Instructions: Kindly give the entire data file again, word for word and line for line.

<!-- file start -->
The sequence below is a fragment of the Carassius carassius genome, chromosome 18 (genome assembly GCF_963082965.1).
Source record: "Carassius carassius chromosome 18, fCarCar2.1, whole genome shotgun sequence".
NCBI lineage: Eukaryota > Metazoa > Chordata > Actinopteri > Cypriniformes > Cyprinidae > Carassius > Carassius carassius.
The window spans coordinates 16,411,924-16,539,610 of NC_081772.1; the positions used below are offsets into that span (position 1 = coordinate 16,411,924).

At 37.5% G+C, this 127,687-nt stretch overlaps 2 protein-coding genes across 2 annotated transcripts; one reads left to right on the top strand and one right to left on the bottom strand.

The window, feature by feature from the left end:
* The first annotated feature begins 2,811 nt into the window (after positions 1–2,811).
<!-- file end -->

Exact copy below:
The sequence below is a fragment of the Carassius carassius genome, chromosome 18 (genome assembly GCF_963082965.1).
Source record: "Carassius carassius chromosome 18, fCarCar2.1, whole genome shotgun sequence".
NCBI lineage: Eukaryota > Metazoa > Chordata > Actinopteri > Cypriniformes > Cyprinidae > Carassius > Carassius carassius.
The window spans coordinates 16,411,924-16,539,610 of NC_081772.1; the positions used below are offsets into that span (position 1 = coordinate 16,411,924).

At 37.5% G+C, this 127,687-nt stretch overlaps 2 protein-coding genes across 2 annotated transcripts; one reads left to right on the top strand and one right to left on the bottom strand.

The window, feature by feature from the left end:
* The first annotated feature begins 2,811 nt into the window (after positions 1–2,811).